Reserve Bank of Australia Annual Report – 2012 Governor's Foreword

The global economy experienced rather more difficult conditions in 2011/12 than in the preceding year. Although fears a year ago of a ‘double dip’ in the United States were not borne out, the long-running crisis in Europe worsened. Financial market sentiment swung repeatedly, from extreme risk aversion as some critical moment approached, to relief as the hurdle was cleared, soon followed by fretting about the next one. Through it all, though, the mood darkened as the sheer magnitude of the problems facing a number of European countries, and the euro area as a whole, became ever more apparent. The process of strengthening public and private finances in Europe, and building genuinely European structures for fiscal and banking policies to accompany the common monetary policy, will take some time. Hence, periodic bouts of anxiety are likely to be a recurring feature of the period ahead.

Risk aversion saw changes to financial pricing that affected Australia in important ways. The very large rise in the exchange rate that had been a feature of the preceding years – and which saw the Reserve Bank recording large valuation losses – abated. Whether that is a precursor to a significant fall, a pause before a further rise, or whether in fact the currency has reached a new, higher, mean value, cannot be known. In any event, the large valuation losses sustained on the Reserve Bank's own balance sheet in the preceding year were not repeated, and the Bank returned to profit, amounting to about $1.1 billion, as measured by the accounting standards. Underlying earnings remained low, however – in fact, they were lower in nominal terms than at any time in the past three decades, due to the very low level of yields on the Bank's assets.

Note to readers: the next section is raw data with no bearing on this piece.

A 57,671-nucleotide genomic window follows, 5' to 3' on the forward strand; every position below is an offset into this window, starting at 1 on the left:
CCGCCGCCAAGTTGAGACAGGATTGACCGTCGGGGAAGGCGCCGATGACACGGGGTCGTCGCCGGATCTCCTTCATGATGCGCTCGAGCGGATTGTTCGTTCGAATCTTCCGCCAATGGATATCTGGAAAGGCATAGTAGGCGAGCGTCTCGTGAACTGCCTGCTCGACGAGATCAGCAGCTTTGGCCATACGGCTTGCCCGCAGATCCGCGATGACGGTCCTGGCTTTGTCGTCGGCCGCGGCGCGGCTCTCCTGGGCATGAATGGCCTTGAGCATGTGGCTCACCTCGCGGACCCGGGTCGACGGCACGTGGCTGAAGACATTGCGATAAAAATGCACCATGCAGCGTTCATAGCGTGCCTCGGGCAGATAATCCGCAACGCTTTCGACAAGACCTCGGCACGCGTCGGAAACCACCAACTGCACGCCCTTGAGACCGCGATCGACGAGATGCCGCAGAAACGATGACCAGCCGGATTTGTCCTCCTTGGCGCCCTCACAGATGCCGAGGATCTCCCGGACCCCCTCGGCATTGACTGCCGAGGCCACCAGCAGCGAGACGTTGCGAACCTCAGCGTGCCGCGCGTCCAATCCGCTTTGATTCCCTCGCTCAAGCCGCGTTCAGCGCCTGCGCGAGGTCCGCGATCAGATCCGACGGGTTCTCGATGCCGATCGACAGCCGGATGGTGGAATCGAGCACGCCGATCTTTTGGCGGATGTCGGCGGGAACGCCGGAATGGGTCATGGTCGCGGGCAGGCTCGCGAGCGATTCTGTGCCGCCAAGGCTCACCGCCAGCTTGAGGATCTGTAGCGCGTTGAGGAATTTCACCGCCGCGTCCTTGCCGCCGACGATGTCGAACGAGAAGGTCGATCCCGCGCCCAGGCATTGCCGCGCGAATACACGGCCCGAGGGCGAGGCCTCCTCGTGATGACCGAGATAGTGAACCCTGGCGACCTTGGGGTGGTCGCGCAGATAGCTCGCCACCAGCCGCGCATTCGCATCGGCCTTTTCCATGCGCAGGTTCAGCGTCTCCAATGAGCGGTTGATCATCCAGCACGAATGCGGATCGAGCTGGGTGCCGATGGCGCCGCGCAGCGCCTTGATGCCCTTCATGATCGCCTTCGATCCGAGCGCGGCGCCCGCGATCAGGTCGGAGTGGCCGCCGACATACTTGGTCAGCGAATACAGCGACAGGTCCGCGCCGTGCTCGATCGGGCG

This exceptionally low level of yields on highly rated debt is a major global phenomenon. The Commonwealth of Australia has been borrowing at the lowest cost it has faced since Federation. Yields on long-term securities issued by the United States – a nation not without serious fiscal challenges – are well below 2 per cent, while German government bond yields are negative out to about two years, such is the ‘flight to safety’ that has been occurring. Central bank policy rates of course remain extremely low in major countries.

These sorts of yields have, as noted, reduced the Reserve Bank's earnings considerably. But the implications extend far more widely: around the world, pension funds, insurance companies, small savers and official investors with very large portfolios have sought to avoid private credit risk, sovereign credit risk of ‘peripheral’ European countries and, increasingly, re-denomination risk in Europe. The purchases of government debt by major central banks, as part of their ‘unconventional’ response to very weak economic conditions, have also played a role. In the process, however, investors in these securities are having to accept very low earnings. Many retirees around the world may find their income streams disappointing over the years ahead.